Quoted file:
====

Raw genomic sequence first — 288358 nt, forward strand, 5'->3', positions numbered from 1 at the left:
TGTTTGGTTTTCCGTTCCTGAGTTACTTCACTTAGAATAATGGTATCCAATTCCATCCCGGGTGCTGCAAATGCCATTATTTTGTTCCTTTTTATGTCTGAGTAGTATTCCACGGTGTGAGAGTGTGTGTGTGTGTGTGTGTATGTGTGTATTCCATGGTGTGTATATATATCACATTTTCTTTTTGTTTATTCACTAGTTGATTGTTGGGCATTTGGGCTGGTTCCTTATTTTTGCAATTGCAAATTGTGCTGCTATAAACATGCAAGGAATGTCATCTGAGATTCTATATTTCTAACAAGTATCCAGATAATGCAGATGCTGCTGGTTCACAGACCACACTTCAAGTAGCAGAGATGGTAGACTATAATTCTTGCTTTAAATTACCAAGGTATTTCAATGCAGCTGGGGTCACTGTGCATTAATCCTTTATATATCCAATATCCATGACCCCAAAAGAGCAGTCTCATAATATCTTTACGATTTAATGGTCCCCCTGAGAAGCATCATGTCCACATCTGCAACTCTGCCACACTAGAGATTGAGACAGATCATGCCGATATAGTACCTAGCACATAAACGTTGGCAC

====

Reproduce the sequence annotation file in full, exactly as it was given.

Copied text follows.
Raw genomic sequence first — 288358 nt, forward strand, 5'->3', positions numbered from 1 at the left:
TGTTTGGTTTTCCGTTCCTGAGTTACTTCACTTAGAATAATGGTATCCAATTCCATCCCGGGTGCTGCAAATGCCATTATTTTGTTCCTTTTTATGTCTGAGTAGTATTCCACGGTGTGAGAGTGTGTGTGTGTGTGTGTGTATGTGTGTATTCCATGGTGTGTATATATATCACATTTTCTTTTTGTTTATTCACTAGTTGATTGTTGGGCATTTGGGCTGGTTCCTTATTTTTGCAATTGCAAATTGTGCTGCTATAAACATGCAAGGAATGTCATCTGAGATTCTATATTTCTAACAAGTATCCAGATAATGCAGATGCTGCTGGTTCACAGACCACACTTCAAGTAGCAGAGATGGTAGACTATAATTCTTGCTTTAAATTACCAAGGTATTTCAATGCAGCTGGGGTCACTGTGCATTAATCCTTTATATATCCAATATCCATGACCCCAAAAGAGCAGTCTCATAATATCTTTACGATTTAATGGTCCCCCTGAGAAGCATCATGTCCACATCTGCAACTCTGCCACACTAGAGATTGAGACAGATCATGCCGATATAGTACCTAGCACATAAACGTTGGCAC